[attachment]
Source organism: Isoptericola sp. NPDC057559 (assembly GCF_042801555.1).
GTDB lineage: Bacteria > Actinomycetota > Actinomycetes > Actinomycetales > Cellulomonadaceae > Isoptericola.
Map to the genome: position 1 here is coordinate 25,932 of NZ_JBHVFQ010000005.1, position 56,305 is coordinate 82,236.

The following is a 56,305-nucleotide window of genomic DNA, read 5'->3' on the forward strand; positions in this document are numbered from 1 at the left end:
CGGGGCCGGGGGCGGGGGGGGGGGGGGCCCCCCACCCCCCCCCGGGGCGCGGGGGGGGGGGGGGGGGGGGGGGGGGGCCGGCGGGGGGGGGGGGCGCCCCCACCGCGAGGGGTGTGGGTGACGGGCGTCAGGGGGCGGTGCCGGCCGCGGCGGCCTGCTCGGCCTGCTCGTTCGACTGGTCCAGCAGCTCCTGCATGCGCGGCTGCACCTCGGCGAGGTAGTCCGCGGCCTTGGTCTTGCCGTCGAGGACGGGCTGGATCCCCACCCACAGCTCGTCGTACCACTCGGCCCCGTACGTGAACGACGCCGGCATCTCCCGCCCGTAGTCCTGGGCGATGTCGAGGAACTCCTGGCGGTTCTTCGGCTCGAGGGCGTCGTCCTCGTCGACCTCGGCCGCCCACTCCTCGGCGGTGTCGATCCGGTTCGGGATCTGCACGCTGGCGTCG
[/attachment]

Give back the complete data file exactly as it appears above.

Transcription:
Source organism: Isoptericola sp. NPDC057559 (assembly GCF_042801555.1).
GTDB lineage: Bacteria > Actinomycetota > Actinomycetes > Actinomycetales > Cellulomonadaceae > Isoptericola.
Map to the genome: position 1 here is coordinate 25,932 of NZ_JBHVFQ010000005.1, position 56,305 is coordinate 82,236.

The following is a 56,305-nucleotide window of genomic DNA, read 5'->3' on the forward strand; positions in this document are numbered from 1 at the left end:
CGGGGCCGGGGGCGGGGGGGGGGGGGGCCCCCCACCCCCCCCCGGGGCGCGGGGGGGGGGGGGGGGGGGGGGGGGGGCCGGCGGGGGGGGGGGGCGCCCCCACCGCGAGGGGTGTGGGTGACGGGCGTCAGGGGGCGGTGCCGGCCGCGGCGGCCTGCTCGGCCTGCTCGTTCGACTGGTCCAGCAGCTCCTGCATGCGCGGCTGCACCTCGGCGAGGTAGTCCGCGGCCTTGGTCTTGCCGTCGAGGACGGGCTGGATCCCCACCCACAGCTCGTCGTACCACTCGGCCCCGTACGTGAACGACGCCGGCATCTCCCGCCCGTAGTCCTGGGCGATGTCGAGGAACTCCTGGCGGTTCTTCGGCTCGAGGGCGTCGTCCTCGTCGACCTCGGCCGCCCACTCCTCGGCGGTGTCGATCCGGTTCGGGATCTGCACGCTGGCGTCG